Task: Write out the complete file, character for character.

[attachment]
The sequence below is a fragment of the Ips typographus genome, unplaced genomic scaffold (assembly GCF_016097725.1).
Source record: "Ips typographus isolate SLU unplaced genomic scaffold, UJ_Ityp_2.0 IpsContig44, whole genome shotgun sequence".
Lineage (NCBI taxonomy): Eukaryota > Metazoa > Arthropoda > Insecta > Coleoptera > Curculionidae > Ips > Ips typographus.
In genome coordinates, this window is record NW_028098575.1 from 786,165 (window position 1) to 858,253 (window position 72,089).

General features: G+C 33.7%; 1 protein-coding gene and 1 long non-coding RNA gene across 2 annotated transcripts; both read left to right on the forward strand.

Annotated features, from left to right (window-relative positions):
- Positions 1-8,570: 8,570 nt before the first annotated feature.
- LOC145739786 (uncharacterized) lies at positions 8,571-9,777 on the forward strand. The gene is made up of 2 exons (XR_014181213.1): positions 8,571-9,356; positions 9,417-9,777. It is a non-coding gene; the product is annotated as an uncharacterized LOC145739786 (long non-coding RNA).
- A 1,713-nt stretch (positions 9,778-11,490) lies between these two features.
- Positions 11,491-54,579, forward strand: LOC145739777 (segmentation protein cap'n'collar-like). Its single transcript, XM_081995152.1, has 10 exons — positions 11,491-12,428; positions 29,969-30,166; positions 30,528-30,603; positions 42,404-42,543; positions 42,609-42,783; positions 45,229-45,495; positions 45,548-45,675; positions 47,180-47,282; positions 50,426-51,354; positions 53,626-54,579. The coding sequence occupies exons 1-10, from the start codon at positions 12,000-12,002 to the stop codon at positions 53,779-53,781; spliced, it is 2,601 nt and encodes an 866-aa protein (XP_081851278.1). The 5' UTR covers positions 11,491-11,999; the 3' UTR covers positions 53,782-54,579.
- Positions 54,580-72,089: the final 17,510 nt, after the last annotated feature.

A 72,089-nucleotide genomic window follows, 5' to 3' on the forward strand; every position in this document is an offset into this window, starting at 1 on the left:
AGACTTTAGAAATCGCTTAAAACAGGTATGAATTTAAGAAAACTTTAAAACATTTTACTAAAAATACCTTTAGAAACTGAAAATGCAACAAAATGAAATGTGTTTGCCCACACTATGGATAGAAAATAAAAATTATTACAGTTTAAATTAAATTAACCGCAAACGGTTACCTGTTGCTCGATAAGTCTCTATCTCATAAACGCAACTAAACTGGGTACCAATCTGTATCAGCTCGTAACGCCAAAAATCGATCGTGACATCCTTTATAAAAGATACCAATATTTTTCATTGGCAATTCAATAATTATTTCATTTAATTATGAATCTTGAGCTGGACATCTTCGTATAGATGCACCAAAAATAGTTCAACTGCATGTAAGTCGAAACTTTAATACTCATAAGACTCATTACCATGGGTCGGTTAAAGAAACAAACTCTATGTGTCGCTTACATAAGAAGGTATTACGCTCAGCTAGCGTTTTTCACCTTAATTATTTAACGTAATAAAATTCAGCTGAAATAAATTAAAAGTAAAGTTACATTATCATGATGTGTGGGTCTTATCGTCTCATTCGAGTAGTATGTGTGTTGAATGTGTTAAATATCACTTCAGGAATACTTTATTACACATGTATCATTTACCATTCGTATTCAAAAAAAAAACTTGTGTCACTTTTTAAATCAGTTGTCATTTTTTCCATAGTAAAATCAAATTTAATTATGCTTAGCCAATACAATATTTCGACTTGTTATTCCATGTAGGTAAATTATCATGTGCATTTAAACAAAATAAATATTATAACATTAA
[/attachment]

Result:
The sequence below is a fragment of the Ips typographus genome, unplaced genomic scaffold (assembly GCF_016097725.1).
Source record: "Ips typographus isolate SLU unplaced genomic scaffold, UJ_Ityp_2.0 IpsContig44, whole genome shotgun sequence".
Lineage (NCBI taxonomy): Eukaryota > Metazoa > Arthropoda > Insecta > Coleoptera > Curculionidae > Ips > Ips typographus.
In genome coordinates, this window is record NW_028098575.1 from 786,165 (window position 1) to 858,253 (window position 72,089).

General features: G+C 33.7%; 1 protein-coding gene and 1 long non-coding RNA gene across 2 annotated transcripts; both read left to right on the forward strand.

Annotated features, from left to right (window-relative positions):
- Positions 1-8,570: 8,570 nt before the first annotated feature.
- LOC145739786 (uncharacterized) lies at positions 8,571-9,777 on the forward strand. The gene is made up of 2 exons (XR_014181213.1): positions 8,571-9,356; positions 9,417-9,777. It is a non-coding gene; the product is annotated as an uncharacterized LOC145739786 (long non-coding RNA).
- A 1,713-nt stretch (positions 9,778-11,490) lies between these two features.
- Positions 11,491-54,579, forward strand: LOC145739777 (segmentation protein cap'n'collar-like). Its single transcript, XM_081995152.1, has 10 exons — positions 11,491-12,428; positions 29,969-30,166; positions 30,528-30,603; positions 42,404-42,543; positions 42,609-42,783; positions 45,229-45,495; positions 45,548-45,675; positions 47,180-47,282; positions 50,426-51,354; positions 53,626-54,579. The coding sequence occupies exons 1-10, from the start codon at positions 12,000-12,002 to the stop codon at positions 53,779-53,781; spliced, it is 2,601 nt and encodes an 866-aa protein (XP_081851278.1). The 5' UTR covers positions 11,491-11,999; the 3' UTR covers positions 53,782-54,579.
- Positions 54,580-72,089: the final 17,510 nt, after the last annotated feature.

A 72,089-nucleotide genomic window follows, 5' to 3' on the forward strand; every position in this document is an offset into this window, starting at 1 on the left:
AGACTTTAGAAATCGCTTAAAACAGGTATGAATTTAAGAAAACTTTAAAACATTTTACTAAAAATACCTTTAGAAACTGAAAATGCAACAAAATGAAATGTGTTTGCCCACACTATGGATAGAAAATAAAAATTATTACAGTTTAAATTAAATTAACCGCAAACGGTTACCTGTTGCTCGATAAGTCTCTATCTCATAAACGCAACTAAACTGGGTACCAATCTGTATCAGCTCGTAACGCCAAAAATCGATCGTGACATCCTTTATAAAAGATACCAATATTTTTCATTGGCAATTCAATAATTATTTCATTTAATTATGAATCTTGAGCTGGACATCTTCGTATAGATGCACCAAAAATAGTTCAACTGCATGTAAGTCGAAACTTTAATACTCATAAGACTCATTACCATGGGTCGGTTAAAGAAACAAACTCTATGTGTCGCTTACATAAGAAGGTATTACGCTCAGCTAGCGTTTTTCACCTTAATTATTTAACGTAATAAAATTCAGCTGAAATAAATTAAAAGTAAAGTTACATTATCATGATGTGTGGGTCTTATCGTCTCATTCGAGTAGTATGTGTGTTGAATGTGTTAAATATCACTTCAGGAATACTTTATTACACATGTATCATTTACCATTCGTATTCAAAAAAAAAACTTGTGTCACTTTTTAAATCAGTTGTCATTTTTTCCATAGTAAAATCAAATTTAATTATGCTTAGCCAATACAATATTTCGACTTGTTATTCCATGTAGGTAAATTATCATGTGCATTTAAACAAAATAAATATTATAACATTAA